Law in the Internet Society

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AlexandraRosenFirstEssay 6 - 23 Jan 2016 - Main.ShayBanerjee
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I honestly don't see the problem. Professors are not entitled to their student's attention. If students are not interested in the material being taught at a particular point in time, they should have the freedom to redirect their thought-flow to activities that better serve their needs. If Columbia law professors don't want students going online during class, then perhaps they should reform their curriculum such that it better relates to our lives. If that task is too difficult for them, they are always free to find another occupation and stop cashing the checks.

Unless the contention is that there is something online that is preventing students from behaving as economically rational agents. I would agree with that proposition, but I would be interested in knowing what you think it is.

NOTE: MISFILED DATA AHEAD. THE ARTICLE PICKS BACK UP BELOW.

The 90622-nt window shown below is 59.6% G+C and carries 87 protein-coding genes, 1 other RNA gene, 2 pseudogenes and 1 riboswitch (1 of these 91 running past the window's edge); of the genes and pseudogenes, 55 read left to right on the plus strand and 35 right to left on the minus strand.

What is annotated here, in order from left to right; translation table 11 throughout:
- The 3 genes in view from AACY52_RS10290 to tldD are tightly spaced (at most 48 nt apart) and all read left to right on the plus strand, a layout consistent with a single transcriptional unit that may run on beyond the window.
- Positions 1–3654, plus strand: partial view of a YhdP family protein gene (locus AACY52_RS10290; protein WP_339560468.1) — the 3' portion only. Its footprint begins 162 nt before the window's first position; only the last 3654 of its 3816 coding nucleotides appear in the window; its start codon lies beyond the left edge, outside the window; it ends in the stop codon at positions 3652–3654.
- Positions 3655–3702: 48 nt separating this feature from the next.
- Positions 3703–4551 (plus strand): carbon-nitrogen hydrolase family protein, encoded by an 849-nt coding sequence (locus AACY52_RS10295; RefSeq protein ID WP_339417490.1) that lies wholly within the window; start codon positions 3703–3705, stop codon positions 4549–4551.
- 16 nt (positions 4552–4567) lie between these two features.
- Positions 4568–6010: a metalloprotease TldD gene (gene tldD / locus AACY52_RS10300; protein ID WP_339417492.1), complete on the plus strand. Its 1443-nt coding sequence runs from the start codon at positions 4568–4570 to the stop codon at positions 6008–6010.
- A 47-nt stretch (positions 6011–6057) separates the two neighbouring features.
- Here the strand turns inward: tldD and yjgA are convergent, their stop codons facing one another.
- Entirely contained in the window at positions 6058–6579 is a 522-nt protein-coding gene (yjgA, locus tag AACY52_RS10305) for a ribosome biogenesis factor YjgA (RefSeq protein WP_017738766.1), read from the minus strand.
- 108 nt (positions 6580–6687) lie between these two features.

You are entitled to restrict access to your paper if you want to. But we all derive immense benefit from reading one another's work, and I hope you won't feel the need unless the subject matter is personal and its disclosure would be harmful or undesirable. To restrict access to your paper simply delete the "#" character on the next two lines:

Revision 6r6 - 23 Jan 2016 - 04:53:28 - ShayBanerjee
Revision 5r5 - 22 Dec 2015 - 20:17:52 - AlexandraRosen
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